RV Shore Power Safety

Most RVers take RV Shore Power safety for granted. After all, the power pedestals we installed and wired by licensed electricians right? It’s the law… there are building codes right?

Never be too quick to trust that power outlet.

I once sat and watched as the park ‘maintenance’ man reversed the polarity on the outlet at the next site because the RVer complained he had low voltage.

At another park I got a nice tingle whenever I reach for the door handle of the RV.

You can guard against plugging your RV into an improperly wired power pedestal with a simple, inexpensive polarity checker.

Most common polarity checkers have a standard household 15-amp plug. To test 30-amp or 50-amp outlets you need the appropriate adaptor.

Of course, proper voltage is as important as proper polarity, and you can check that with another inexpensive item.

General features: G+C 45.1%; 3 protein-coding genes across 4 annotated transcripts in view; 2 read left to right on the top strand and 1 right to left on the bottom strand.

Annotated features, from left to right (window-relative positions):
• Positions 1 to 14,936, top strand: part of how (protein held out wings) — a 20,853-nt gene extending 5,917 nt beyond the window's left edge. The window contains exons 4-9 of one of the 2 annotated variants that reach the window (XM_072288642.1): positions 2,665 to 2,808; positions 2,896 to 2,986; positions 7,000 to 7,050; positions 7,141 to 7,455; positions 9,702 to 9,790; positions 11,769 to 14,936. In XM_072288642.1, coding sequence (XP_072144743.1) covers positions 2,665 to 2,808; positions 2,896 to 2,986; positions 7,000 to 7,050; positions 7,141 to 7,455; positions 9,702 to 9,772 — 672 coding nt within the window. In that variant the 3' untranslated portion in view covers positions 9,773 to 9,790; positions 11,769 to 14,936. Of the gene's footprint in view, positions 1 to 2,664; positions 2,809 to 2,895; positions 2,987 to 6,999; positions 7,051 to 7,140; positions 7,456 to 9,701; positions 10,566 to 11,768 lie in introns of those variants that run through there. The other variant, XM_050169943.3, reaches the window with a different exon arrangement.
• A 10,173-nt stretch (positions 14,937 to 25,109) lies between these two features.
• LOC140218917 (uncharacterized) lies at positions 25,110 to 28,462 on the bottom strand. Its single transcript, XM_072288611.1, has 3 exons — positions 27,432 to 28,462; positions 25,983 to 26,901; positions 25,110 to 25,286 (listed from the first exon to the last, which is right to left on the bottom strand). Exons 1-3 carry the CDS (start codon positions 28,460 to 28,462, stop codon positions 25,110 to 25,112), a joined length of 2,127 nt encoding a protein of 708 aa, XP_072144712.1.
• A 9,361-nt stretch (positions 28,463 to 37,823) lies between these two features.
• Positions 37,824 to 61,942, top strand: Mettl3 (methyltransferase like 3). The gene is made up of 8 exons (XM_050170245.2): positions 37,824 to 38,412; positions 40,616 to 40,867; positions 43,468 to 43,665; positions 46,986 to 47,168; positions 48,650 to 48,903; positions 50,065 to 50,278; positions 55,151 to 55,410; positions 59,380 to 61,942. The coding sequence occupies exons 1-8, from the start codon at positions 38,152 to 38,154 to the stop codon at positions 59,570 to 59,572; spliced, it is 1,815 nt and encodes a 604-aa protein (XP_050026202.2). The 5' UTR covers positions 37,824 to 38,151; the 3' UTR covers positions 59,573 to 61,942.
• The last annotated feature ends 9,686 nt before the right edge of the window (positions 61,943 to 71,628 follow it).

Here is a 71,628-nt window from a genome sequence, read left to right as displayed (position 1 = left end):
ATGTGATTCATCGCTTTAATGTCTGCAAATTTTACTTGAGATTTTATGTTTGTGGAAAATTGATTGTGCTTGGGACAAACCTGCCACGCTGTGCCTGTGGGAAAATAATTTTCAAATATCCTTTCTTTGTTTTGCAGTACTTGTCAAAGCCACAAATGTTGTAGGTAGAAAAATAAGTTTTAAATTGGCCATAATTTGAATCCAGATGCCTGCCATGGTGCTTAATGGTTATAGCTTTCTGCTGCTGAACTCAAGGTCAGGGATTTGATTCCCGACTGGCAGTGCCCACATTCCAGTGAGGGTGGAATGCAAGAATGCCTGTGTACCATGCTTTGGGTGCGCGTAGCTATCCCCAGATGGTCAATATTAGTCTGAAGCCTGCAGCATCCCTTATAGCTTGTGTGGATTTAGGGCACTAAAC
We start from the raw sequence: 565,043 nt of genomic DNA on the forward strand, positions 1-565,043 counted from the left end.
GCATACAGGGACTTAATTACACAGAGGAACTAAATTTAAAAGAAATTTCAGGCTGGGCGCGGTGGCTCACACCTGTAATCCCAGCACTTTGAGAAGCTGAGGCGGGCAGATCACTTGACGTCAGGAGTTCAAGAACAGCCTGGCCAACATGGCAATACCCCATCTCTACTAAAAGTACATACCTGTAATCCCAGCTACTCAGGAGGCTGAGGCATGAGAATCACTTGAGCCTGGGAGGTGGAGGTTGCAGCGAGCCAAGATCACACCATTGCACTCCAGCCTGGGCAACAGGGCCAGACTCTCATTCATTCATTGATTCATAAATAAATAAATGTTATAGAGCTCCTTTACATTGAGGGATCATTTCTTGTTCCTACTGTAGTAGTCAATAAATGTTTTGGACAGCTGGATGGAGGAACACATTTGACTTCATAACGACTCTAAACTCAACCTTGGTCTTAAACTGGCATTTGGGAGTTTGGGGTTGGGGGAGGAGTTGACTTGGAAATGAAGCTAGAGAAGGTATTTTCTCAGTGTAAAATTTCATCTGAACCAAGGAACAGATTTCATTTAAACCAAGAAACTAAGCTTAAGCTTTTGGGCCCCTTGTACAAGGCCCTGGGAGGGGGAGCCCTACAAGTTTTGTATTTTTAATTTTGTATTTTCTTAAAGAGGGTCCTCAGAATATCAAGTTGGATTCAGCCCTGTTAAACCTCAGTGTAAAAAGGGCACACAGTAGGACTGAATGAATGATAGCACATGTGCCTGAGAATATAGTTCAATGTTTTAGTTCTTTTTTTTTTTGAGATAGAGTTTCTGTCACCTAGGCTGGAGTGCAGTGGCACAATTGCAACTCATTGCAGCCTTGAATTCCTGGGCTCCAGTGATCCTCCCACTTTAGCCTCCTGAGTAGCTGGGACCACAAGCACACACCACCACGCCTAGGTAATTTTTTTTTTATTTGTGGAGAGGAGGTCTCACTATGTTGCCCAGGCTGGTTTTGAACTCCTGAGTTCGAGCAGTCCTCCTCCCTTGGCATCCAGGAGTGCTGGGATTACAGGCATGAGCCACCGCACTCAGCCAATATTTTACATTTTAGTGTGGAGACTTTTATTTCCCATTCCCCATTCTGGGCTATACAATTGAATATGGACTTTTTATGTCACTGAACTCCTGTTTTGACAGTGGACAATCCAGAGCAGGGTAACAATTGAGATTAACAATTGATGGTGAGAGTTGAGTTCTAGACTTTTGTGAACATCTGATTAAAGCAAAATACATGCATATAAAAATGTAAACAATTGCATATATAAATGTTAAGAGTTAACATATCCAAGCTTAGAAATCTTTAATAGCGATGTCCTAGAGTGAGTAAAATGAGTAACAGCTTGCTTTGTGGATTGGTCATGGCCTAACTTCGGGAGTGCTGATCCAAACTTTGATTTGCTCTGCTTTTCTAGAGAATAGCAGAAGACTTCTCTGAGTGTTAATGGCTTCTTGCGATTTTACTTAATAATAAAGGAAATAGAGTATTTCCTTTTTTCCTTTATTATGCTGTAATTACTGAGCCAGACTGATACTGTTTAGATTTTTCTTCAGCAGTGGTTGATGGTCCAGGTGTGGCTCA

Check the power outlet for voltage and polarity at your new site before you settle in. That way it won’t be too much trouble to move to another site if there is a problem.

It’s not necessary but if you have a spare outlet in your RV, preferable one you can check easy, leave the voltage meter plugged in to monitor to voltage. During the summer, when everyone is running their air conditioner, the voltage at many parks can drop below the acceptable level.

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2 Responses to "RV Shore Power Safety"

  1. I have a question not a comment. I am plugged into 50 am shore power with my 2013 Entegra Aspire. The shore power also has a regular plug on the post with a GFCI breaker for those two outlets. I lost all shore power and eventually all electric as the inverter lost charge in the middle of the night. After much checking of breakers and fuses, etc, I discovered that the post GFCI breaker was tripped and when I reset it, everything came back on. Isn’t that backward wiring? In a house, the tripped GFCI doesn’t shut down your electrical panel, why would it shut down the main electric in an RV campground.

  2. I am not an electrician so I cannot comment with any authority, however, it sort of makes sense. In a house, the GFCI protects the circuit it is on. In a campground shore power post, your RV would be the ‘circuit’ the GFCI is protecting.

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